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Low passage HEK293??


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#1 science noob

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Posted 19 September 2012 - 06:39 PM

Some protocols suggest using "low passage cells" for transfection. What is a 'low passage' (p0-5??) and when is it advisable to stop using these HEK293 cells for transfection?

I find that HEK293 lifts easily from plastic during media change, so is that technically considered as ONE passage?

#2 bob1

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Posted 20 September 2012 - 01:32 AM

A passage is usually defined by reducing the number of cells - so the lifting off wouldn't normally be considered a passage. TO prevent the cells being washed off the flask/plate, dribble the medium down the sides of the flask.

Low passage is tricky with immortal cells - in this instance they mean cells that havn't been thawed for very long. After about 6-10 passages the cells tend to get more difficult to transfect,and also start to show characteristics of getting "old" - slower growth rates, ragged cells, more senescent cells in the population.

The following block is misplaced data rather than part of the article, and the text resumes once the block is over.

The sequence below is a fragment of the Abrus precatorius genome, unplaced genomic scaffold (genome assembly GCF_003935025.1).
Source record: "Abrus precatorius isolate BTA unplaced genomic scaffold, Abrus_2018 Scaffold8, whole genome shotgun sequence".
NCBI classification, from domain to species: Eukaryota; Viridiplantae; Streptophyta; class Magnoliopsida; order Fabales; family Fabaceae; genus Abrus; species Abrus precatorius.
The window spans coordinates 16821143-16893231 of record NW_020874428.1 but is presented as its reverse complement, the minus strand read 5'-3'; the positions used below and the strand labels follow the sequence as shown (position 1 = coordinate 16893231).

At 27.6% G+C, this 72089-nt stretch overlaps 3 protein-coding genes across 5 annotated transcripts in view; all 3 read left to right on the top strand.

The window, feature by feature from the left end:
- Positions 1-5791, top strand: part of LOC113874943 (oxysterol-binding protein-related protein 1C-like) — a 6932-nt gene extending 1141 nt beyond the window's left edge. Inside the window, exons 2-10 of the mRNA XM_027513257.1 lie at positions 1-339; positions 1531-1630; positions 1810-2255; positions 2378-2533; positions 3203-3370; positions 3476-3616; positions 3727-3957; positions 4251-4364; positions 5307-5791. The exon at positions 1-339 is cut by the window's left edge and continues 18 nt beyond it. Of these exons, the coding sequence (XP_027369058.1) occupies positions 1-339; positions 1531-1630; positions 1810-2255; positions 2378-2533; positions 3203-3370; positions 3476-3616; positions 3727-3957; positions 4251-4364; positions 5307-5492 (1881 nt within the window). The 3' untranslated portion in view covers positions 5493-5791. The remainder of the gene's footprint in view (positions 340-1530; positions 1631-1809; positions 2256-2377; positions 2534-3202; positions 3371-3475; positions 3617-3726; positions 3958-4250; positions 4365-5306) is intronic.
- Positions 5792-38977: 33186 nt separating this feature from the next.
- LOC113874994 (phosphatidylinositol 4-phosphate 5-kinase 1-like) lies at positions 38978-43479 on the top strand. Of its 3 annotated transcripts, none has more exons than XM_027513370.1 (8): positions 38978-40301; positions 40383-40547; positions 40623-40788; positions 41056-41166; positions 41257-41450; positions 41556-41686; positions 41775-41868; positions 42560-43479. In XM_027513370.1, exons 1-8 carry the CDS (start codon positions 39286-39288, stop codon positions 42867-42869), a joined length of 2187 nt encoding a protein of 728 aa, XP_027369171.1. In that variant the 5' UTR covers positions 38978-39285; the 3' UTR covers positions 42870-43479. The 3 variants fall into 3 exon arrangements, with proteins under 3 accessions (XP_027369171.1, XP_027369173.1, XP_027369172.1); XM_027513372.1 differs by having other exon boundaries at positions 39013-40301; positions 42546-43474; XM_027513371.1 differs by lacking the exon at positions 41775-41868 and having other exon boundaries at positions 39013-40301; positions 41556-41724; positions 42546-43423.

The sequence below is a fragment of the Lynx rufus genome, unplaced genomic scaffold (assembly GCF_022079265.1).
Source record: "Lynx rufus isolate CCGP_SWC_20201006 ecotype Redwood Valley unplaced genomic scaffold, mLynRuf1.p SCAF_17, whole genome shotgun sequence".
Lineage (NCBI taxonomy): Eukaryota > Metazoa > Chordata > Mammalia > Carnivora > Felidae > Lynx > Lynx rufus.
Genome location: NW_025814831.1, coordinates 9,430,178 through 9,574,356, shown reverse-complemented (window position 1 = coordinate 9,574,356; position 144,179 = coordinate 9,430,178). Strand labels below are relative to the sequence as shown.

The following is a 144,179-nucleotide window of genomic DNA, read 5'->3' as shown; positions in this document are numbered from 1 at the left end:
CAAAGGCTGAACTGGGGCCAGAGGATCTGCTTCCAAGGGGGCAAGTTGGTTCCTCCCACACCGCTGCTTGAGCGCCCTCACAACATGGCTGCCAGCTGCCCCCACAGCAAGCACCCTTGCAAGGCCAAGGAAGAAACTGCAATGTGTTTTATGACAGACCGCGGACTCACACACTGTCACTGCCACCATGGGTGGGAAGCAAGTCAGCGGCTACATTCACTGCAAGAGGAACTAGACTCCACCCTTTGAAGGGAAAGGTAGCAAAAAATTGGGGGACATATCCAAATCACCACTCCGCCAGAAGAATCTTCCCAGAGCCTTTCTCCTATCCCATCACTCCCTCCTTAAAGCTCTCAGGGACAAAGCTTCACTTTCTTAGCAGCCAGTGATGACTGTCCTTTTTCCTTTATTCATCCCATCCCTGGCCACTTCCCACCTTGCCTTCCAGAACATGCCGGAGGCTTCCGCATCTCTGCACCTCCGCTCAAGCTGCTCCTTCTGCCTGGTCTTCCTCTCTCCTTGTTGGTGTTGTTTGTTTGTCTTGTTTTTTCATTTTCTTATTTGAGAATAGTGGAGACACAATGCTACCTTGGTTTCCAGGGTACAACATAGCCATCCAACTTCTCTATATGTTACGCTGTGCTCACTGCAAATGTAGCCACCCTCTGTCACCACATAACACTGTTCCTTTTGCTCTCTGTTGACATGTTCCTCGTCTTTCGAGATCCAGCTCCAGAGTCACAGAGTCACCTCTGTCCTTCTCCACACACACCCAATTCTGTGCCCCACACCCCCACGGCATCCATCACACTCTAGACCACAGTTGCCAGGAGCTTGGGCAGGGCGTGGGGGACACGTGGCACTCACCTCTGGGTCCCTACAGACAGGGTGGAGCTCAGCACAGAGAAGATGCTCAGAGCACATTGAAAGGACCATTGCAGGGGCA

Having said that, 293 are very very easy to transfect, so I doubt you will have a problem.

#3 science noob

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Posted 21 September 2012 - 02:06 AM

A passage is usually defined by reducing the number of cells - so the lifting off wouldn't normally be considered a passage. TO prevent the cells being washed off the flask/plate, dribble the medium down the sides of the flask.

Low passage is tricky with immortal cells - in this instance they mean cells that havn't been thawed for very long. After about 6-10 passages the cells tend to get more difficult to transfect,and also start to show characteristics of getting "old" - slower growth rates, ragged cells, more senescent cells in the population.

Having said that, 293 are very very easy to transfect, so I doubt you will have a problem.


Say p>20?

#4 bob1

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Posted 23 September 2012 - 12:48 PM

That should be fine, though I generally recommend that cells only be kept up for about 10 passages to minimise the amount of "aging" that they undergo and to prevent selective pressures becoming obvious.




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